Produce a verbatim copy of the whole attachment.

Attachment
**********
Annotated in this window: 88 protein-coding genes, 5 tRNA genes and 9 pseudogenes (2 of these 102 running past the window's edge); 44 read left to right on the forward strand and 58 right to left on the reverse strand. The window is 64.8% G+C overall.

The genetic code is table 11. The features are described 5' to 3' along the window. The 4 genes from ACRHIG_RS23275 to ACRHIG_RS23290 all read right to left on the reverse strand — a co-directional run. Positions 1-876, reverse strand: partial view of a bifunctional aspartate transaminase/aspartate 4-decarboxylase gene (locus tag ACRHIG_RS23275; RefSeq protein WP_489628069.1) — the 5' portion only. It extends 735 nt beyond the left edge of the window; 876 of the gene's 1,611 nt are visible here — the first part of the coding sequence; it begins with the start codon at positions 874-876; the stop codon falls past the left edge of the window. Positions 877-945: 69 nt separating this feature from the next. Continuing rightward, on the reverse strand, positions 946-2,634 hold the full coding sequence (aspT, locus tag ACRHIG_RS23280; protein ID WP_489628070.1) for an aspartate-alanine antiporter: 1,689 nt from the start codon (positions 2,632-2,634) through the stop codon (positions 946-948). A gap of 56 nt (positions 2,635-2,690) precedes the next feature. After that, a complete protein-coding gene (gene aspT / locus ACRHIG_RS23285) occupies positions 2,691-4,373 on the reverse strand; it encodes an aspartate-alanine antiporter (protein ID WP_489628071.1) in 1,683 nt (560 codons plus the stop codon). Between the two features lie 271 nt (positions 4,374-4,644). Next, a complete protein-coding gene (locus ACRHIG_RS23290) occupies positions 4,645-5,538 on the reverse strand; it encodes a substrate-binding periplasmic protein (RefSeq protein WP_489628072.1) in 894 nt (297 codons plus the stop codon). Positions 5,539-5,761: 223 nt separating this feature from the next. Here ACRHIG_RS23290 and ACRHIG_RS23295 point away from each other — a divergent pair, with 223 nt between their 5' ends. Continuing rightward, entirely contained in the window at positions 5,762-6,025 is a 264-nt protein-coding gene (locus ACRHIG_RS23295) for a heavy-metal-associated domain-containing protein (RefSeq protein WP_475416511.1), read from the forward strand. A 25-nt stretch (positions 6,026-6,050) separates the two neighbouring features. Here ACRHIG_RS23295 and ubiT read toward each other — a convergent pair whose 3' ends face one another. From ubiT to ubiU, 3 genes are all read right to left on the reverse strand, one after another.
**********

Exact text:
Annotated in this window: 88 protein-coding genes, 5 tRNA genes and 9 pseudogenes (2 of these 102 running past the window's edge); 44 read left to right on the forward strand and 58 right to left on the reverse strand. The window is 64.8% G+C overall.

The genetic code is table 11. The features are described 5' to 3' along the window. The 4 genes from ACRHIG_RS23275 to ACRHIG_RS23290 all read right to left on the reverse strand — a co-directional run. Positions 1-876, reverse strand: partial view of a bifunctional aspartate transaminase/aspartate 4-decarboxylase gene (locus tag ACRHIG_RS23275; RefSeq protein WP_489628069.1) — the 5' portion only. It extends 735 nt beyond the left edge of the window; 876 of the gene's 1,611 nt are visible here — the first part of the coding sequence; it begins with the start codon at positions 874-876; the stop codon falls past the left edge of the window. Positions 877-945: 69 nt separating this feature from the next. Continuing rightward, on the reverse strand, positions 946-2,634 hold the full coding sequence (aspT, locus tag ACRHIG_RS23280; protein ID WP_489628070.1) for an aspartate-alanine antiporter: 1,689 nt from the start codon (positions 2,632-2,634) through the stop codon (positions 946-948). A gap of 56 nt (positions 2,635-2,690) precedes the next feature. After that, a complete protein-coding gene (gene aspT / locus ACRHIG_RS23285) occupies positions 2,691-4,373 on the reverse strand; it encodes an aspartate-alanine antiporter (protein ID WP_489628071.1) in 1,683 nt (560 codons plus the stop codon). Between the two features lie 271 nt (positions 4,374-4,644). Next, a complete protein-coding gene (locus ACRHIG_RS23290) occupies positions 4,645-5,538 on the reverse strand; it encodes a substrate-binding periplasmic protein (RefSeq protein WP_489628072.1) in 894 nt (297 codons plus the stop codon). Positions 5,539-5,761: 223 nt separating this feature from the next. Here ACRHIG_RS23290 and ACRHIG_RS23295 point away from each other — a divergent pair, with 223 nt between their 5' ends. Continuing rightward, entirely contained in the window at positions 5,762-6,025 is a 264-nt protein-coding gene (locus ACRHIG_RS23295) for a heavy-metal-associated domain-containing protein (RefSeq protein WP_475416511.1), read from the forward strand. A 25-nt stretch (positions 6,026-6,050) separates the two neighbouring features. Here ACRHIG_RS23295 and ubiT read toward each other — a convergent pair whose 3' ends face one another. From ubiT to ubiU, 3 genes are all read right to left on the reverse strand, one after another.